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Are there many recognized broadcast frequencies in the US or worldwide?
I know there are marine ones, was thinking across a greater range of services.
I found a Wikipedia page of distress frequencies as well so got a few now. We have become so used to the internet and mobiles going back to printed frequency lists for a few days would trip a few up. Like keeping some bottle drinking water, small, low cost step but great if ever needed.
I collected a few ip addresses too, good for if the DNS system was turned off for a while but the net still up. Might find a way to scrape a bunch to text once a month. I suppose SIP addresses, Mumble servers etc. might be good too.
You would be better off keeping IP addresses of alternate DNS servers than keeping a local offline copy of DNS. The likelihood of global DNS failing will be more remote than large swathes of IP inaccessibility.
Ones I have memorised:
220.127.116.11 - Satlynx german satellite ISP DNS server, I used type this in so often it's in muscle memory at this point.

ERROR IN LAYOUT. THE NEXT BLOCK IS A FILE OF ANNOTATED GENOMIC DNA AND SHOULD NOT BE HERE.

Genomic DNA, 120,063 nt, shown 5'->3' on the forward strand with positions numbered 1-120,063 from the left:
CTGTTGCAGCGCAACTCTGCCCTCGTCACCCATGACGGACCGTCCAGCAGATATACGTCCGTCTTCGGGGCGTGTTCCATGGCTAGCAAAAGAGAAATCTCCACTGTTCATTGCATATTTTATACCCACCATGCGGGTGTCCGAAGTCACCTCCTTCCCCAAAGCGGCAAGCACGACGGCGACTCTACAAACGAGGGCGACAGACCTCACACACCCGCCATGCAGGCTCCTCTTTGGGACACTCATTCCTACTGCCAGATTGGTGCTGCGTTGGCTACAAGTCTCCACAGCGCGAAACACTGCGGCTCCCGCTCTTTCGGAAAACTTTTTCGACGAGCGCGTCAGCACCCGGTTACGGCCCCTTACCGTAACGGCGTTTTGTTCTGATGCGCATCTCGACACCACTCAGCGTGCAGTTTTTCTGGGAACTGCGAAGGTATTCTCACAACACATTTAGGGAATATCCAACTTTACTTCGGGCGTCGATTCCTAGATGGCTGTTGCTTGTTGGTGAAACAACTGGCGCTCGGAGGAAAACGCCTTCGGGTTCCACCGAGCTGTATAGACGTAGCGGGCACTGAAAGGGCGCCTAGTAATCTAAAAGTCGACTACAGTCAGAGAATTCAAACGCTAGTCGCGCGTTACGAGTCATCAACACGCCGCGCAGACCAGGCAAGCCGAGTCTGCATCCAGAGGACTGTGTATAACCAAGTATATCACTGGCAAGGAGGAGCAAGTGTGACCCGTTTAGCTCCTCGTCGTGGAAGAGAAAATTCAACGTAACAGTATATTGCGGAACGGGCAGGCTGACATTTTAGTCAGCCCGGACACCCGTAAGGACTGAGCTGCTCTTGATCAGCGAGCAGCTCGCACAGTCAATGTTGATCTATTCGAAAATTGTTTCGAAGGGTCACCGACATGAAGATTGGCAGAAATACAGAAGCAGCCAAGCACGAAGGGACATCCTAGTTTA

18.104.22.168 - Google's alternate DNS
22.214.171.124 - Google's main DNS
126.96.36.199 - Ireland's university ISP dns server
188.8.131.52 and 184.108.40.206 - the OpenDNS servers.
Satlynx and Ireland are new to me, thanks for that.
DNS disruption would be a simple way to drop large swathes of people off the social networks and messaging platforms, it makes sense for that to be a real possibility in the event of some conflict. I do run a simple local DNS server so would have a cache for a while but once a "name" does not work the internet can be left up for other traffic but the average user goes away. I need to get into more ham digital stuff send some email over it.
Think if "Facebook, Youtube, Twitter, News sites etc." failed to resolve most people would simply be lost.
The Ireland ISP is HEANet who had the interesting note of being the only Irish ISP that was not forced to filter the Piratebay when that court order came through, as it's an academic supplier and not a home supplier. One SSH port forward later from a machine I had access to on an academic network and I once again had unfettered net access via a proxy. That was very useful when I was abroad and using Irish websites that were geo-locked.
Agreed re: DNS as one of the easy ways to block/lose portions of the net. The other interesting way is BGP poisoning - and that's really interesting to see who trusts who!
The HFCC (which coordinates HF broadcast assignments) tries to keep one frequency in each HF broadcast band in reserve for emergency use, which they call International Radio for Disaster Relief (IRDR). More here:
@G4DYA Very helpful resource thanks.